Liturgical Colours

Within most Christian traditions, certain colours are designated for use at particular times of the Church year. This is just a very brief summary about when each colour is used and if you are in any doubt about the traditions of your own church you should seek further information from other sources.

When describing vestments or paraments by their colour, it is assumed to be the colour of the main fabric. Any decoration or ornamentation may be in a wide spectrum of other colours. For example a stole would still be described as a white stole even if the embroidery and lining are in red, so long as the main visible fabric is white.

White represents innocence, purity, joy, triumph, and glory and is used for the major festivals of Christmas and Easter and for certain important occasions such as major saints days, patronal festivals and weddings. In many traditions, white is used for ordinations. White includes ivory, cream and pale beige colours and does not usually mean optic white.

Gold may be used instead of white. It can vary from a deep cream through bright yellow to a light orange to straw or even pale tan.

Red signifies passion, blood, fire, God’s love in the gift of the Holy Spirit, and martyrdom. It is normally used for Pentecost and for feast days of martyr saints. In some traditions it is the colour used for ordination. It is usually a fairly bright red but can be closer to burgundy.

Purple (or violet) is the colour used for the penitential seasons of Lent and Advent. It is also used for the sacrament of confession. Some traditions make a distinction between a red (Roman) purple for Lent and a violet (blue) purple for Advent. It is also sometimes used for funerals.

Rose may be used on the 4th Sunday of Lent (sometimes called Laetare Sunday, Mothering Sunday or Refreshment Sunday) and also the 3rd Sunday of Advent (sometimes called Gaudete Sunday - from the Latin word Gaudete (Rejoice), the first word of the Introit). The colour varies a lot from pale dusky pink through to a pinkish purple and seems to be a matter of personal taste.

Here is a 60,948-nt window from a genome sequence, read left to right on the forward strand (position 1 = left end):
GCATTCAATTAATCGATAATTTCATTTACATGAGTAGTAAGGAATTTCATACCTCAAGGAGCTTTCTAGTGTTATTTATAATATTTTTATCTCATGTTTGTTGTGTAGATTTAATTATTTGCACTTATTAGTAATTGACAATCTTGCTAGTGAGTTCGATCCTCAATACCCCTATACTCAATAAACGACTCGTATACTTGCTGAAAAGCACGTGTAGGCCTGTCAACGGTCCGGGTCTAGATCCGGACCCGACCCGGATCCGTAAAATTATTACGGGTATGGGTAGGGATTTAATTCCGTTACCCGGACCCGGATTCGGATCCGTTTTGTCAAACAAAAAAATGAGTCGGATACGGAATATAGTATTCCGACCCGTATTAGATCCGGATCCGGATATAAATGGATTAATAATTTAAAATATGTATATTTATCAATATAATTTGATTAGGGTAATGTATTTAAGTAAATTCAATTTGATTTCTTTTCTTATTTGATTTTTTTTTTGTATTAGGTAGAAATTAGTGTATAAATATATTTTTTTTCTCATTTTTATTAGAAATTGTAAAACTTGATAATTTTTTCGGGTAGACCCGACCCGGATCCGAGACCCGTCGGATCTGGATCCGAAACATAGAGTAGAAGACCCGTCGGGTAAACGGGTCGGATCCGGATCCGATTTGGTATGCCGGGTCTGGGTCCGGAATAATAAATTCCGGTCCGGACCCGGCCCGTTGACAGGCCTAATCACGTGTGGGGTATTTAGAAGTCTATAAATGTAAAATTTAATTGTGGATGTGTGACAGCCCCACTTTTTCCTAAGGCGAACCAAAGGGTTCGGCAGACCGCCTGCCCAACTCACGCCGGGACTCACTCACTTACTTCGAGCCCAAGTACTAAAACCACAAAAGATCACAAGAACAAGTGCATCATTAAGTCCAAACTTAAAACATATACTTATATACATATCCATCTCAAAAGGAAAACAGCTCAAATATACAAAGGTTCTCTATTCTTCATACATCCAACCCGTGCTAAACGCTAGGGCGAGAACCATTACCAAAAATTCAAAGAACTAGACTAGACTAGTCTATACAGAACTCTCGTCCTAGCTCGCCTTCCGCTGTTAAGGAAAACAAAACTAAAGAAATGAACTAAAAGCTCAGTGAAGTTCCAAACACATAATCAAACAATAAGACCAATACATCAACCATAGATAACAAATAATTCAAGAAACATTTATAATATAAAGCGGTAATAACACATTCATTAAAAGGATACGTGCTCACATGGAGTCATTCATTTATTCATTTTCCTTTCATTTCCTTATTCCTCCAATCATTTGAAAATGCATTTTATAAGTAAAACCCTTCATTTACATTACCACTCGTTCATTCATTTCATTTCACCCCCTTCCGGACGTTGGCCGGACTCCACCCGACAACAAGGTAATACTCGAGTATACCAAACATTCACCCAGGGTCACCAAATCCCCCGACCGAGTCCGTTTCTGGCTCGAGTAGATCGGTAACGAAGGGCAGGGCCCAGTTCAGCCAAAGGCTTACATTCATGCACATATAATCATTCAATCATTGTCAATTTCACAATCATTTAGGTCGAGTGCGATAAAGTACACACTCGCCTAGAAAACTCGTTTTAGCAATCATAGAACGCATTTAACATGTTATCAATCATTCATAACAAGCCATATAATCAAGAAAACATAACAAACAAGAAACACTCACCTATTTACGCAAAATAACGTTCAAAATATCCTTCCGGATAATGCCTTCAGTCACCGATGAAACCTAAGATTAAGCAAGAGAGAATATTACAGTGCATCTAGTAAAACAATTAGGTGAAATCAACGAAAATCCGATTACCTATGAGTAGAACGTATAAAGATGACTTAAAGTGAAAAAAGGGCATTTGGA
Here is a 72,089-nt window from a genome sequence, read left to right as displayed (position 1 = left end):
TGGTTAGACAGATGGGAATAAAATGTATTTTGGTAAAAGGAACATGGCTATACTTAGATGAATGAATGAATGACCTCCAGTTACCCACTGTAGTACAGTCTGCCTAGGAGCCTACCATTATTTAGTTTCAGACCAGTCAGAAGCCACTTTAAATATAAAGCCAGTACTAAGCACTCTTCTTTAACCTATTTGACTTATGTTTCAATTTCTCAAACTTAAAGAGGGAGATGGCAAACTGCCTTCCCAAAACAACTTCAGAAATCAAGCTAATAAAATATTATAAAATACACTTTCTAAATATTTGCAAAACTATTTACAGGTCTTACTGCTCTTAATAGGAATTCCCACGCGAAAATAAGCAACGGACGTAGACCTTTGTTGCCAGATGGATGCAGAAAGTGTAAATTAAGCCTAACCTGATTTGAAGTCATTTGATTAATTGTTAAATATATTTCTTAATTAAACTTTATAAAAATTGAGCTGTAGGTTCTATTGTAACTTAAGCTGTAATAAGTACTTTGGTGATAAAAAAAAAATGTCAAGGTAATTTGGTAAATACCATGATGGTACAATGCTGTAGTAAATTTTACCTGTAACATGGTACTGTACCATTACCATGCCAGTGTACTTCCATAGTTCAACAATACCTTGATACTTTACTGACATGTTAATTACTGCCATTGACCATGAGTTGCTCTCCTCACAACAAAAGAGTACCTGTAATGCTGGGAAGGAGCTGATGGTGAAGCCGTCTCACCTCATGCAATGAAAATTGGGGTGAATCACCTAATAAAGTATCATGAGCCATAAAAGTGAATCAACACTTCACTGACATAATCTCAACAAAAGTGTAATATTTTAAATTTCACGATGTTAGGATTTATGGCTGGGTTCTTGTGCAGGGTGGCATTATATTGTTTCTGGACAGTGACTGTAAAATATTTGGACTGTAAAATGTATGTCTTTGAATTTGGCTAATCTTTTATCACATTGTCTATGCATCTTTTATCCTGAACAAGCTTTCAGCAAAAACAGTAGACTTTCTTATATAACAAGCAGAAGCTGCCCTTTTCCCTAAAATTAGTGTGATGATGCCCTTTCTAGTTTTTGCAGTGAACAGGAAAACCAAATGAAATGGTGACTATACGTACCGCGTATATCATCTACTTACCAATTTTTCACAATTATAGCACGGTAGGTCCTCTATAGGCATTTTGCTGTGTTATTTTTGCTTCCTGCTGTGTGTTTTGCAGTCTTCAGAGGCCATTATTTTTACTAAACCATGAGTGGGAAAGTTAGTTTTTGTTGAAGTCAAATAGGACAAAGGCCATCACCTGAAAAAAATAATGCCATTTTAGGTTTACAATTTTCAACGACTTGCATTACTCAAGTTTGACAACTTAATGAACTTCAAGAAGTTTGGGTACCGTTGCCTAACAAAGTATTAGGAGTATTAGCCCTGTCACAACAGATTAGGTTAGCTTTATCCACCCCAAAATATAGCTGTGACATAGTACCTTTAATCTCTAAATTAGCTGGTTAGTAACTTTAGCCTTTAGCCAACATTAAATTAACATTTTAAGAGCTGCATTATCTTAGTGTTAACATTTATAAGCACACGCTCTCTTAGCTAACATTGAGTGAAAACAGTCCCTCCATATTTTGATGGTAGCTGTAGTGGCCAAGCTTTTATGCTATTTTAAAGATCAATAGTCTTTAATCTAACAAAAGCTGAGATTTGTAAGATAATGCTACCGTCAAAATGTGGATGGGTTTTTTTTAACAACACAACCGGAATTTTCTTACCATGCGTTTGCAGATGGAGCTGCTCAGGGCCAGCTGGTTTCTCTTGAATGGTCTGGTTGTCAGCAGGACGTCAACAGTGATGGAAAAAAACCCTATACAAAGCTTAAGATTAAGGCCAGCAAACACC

Green - the colour of life - is used for Ordinary Time, i.e. those days that are not otherwise considered special. There are many different shades and tones of green, but usually it is quite a strong bright green that will be used for vestments and paraments. It is the colour that is used for most of the year. For some people there is a preference for keeping green vestments quite plain with nothing special about them. For others, because it is in almost constant use it is seen as worth being as decorative as possible.

Blue is used in some traditions throughout Advent as an alternative to purple. It is also sometimes used for feast days of Our Lady, though more usually these would be white but with blue trimmings. Many Presbyterian and Methodist traditions use blue as an all seasons colour.

Black is the traditional colour for funerals. It should also be used for Good Friday, All Souls Day and any masses offered for the departed.

Multi-coloured fabrics are sometimes used as all seasons both for vestments and paraments. These tend to be very ornate fabrics and there is seldom any further decoration other than perhaps the addition of a gold cross. It is often used as an altar frontal, with interchangeable superfrontals in the different colours.

Ruth Black, The Workshop, Inchmore, Kirkhill, Inverness IV5 7PX
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